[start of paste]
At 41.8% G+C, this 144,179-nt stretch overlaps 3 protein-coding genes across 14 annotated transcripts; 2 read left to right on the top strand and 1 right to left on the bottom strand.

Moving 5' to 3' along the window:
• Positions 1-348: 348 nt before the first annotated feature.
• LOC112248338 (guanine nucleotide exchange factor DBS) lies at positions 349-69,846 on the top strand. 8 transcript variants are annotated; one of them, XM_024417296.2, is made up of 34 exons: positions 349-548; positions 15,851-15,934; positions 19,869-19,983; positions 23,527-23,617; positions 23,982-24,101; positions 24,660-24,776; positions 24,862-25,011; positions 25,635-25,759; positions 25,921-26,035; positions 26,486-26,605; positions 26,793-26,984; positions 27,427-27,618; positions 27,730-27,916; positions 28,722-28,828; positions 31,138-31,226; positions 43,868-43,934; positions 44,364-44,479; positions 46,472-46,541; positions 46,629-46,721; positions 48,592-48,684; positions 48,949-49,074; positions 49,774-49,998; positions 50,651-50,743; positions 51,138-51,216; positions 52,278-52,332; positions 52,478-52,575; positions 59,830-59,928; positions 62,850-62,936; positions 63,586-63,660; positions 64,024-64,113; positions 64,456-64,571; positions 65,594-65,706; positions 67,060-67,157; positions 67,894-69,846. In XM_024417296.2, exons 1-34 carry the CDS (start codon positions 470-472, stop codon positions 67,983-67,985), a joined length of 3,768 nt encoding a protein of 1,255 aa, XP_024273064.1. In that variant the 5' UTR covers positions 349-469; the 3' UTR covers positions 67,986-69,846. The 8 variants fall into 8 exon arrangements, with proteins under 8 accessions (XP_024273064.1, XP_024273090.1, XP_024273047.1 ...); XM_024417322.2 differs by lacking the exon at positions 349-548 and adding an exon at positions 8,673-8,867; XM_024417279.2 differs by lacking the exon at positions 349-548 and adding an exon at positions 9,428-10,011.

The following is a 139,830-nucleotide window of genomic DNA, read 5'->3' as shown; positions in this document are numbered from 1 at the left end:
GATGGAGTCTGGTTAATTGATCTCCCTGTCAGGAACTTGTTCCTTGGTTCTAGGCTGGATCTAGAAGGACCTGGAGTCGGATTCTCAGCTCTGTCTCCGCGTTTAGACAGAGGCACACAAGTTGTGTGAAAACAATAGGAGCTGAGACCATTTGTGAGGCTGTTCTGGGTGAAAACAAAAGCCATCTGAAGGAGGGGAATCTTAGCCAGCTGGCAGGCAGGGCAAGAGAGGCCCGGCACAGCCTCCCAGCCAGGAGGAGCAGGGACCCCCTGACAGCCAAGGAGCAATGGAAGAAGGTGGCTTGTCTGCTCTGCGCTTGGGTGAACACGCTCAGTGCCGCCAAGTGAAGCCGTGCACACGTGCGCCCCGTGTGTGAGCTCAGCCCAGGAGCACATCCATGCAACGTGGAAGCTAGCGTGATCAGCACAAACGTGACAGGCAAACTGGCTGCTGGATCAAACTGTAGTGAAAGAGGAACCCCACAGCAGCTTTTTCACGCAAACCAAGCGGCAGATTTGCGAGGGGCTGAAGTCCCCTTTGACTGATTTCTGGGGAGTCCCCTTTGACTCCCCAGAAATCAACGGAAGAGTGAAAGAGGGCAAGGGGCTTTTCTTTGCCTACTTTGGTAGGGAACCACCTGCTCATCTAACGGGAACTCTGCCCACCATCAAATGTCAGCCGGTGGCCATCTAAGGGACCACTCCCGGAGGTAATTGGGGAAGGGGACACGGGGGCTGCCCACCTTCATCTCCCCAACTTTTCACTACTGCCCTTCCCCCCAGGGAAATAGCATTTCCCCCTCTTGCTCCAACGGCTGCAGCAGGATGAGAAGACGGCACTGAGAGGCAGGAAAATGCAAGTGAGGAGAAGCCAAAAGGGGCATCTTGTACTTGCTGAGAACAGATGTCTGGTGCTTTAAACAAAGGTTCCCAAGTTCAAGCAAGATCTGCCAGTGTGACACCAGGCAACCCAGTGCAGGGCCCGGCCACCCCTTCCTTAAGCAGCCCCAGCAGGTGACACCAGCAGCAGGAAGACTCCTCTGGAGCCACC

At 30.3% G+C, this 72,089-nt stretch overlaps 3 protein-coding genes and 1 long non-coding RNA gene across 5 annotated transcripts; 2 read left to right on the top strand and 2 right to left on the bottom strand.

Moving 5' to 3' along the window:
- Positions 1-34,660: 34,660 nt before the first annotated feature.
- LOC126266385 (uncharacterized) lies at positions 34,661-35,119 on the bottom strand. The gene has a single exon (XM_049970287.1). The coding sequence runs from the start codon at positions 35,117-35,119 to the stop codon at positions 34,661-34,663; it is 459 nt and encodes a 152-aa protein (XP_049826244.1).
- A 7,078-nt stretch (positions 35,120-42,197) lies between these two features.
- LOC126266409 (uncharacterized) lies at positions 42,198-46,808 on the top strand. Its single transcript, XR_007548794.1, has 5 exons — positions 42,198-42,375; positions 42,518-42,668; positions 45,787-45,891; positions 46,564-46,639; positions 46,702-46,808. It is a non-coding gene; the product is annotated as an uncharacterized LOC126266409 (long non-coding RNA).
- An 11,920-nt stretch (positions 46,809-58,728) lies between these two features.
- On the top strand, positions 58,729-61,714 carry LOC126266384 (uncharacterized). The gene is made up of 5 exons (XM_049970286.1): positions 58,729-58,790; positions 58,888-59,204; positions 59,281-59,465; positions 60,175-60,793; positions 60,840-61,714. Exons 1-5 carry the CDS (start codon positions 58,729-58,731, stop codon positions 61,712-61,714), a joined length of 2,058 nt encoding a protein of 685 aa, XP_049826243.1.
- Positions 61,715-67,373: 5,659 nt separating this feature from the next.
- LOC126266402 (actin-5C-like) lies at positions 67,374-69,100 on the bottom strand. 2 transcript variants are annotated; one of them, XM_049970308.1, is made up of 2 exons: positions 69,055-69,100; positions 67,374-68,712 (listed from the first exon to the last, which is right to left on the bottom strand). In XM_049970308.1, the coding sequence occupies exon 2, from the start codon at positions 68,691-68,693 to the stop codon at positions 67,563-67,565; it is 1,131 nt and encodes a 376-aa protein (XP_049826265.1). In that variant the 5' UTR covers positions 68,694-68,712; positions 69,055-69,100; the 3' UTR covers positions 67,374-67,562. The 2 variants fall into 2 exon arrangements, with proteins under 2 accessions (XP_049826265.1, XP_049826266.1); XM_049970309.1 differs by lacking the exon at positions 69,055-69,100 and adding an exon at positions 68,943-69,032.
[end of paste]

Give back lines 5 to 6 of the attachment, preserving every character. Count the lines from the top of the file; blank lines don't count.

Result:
The following is a 139,830-nucleotide window of genomic DNA, read 5'->3' as shown; positions in this document are numbered from 1 at the left end:
GATGGAGTCTGGTTAATTGATCTCCCTGTCAGGAACTTGTTCCTTGGTTCTAGGCTGGATCTAGAAGGACCTGGAGTCGGATTCTCAGCTCTGTCTCCGCGTTTAGACAGAGGCACACAAGTTGTGTGAAAACAATAGGAGCTGAGACCATTTGTGAGGCTGTTCTGGGTGAAAACAAAAGCCATCTGAAGGAGGGGAATCTTAGCCAGCTGGCAGGCAGGGCAAGAGAGGCCCGGCACAGCCTCCCAGCCAGGAGGAGCAGGGACCCCCTGACAGCCAAGGAGCAATGGAAGAAGGTGGCTTGTCTGCTCTGCGCTTGGGTGAACACGCTCAGTGCCGCCAAGTGAAGCCGTGCACACGTGCGCCCCGTGTGTGAGCTCAGCCCAGGAGCACATCCATGCAACGTGGAAGCTAGCGTGATCAGCACAAACGTGACAGGCAAACTGGCTGCTGGATCAAACTGTAGTGAAAGAGGAACCCCACAGCAGCTTTTTCACGCAAACCAAGCGGCAGATTTGCGAGGGGCTGAAGTCCCCTTTGACTGATTTCTGGGGAGTCCCCTTTGACTCCCCAGAAATCAACGGAAGAGTGAAAGAGGGCAAGGGGCTTTTCTTTGCCTACTTTGGTAGGGAACCACCTGCTCATCTAACGGGAACTCTGCCCACCATCAAATGTCAGCCGGTGGCCATCTAAGGGACCACTCCCGGAGGTAATTGGGGAAGGGGACACGGGGGCTGCCCACCTTCATCTCCCCAACTTTTCACTACTGCCCTTCCCCCCAGGGAAATAGCATTTCCCCCTCTTGCTCCAACGGCTGCAGCAGGATGAGAAGACGGCACTGAGAGGCAGGAAAATGCAAGTGAGGAGAAGCCAAAAGGGGCATCTTGTACTTGCTGAGAACAGATGTCTGGTGCTTTAAACAAAGGTTCCCAAGTTCAAGCAAGATCTGCCAGTGTGACACCAGGCAACCCAGTGCAGGGCCCGGCCACCCCTTCCTTAAGCAGCCCCAGCAGGTGACACCAGCAGCAGGAAGACTCCTCTGGAGCCACC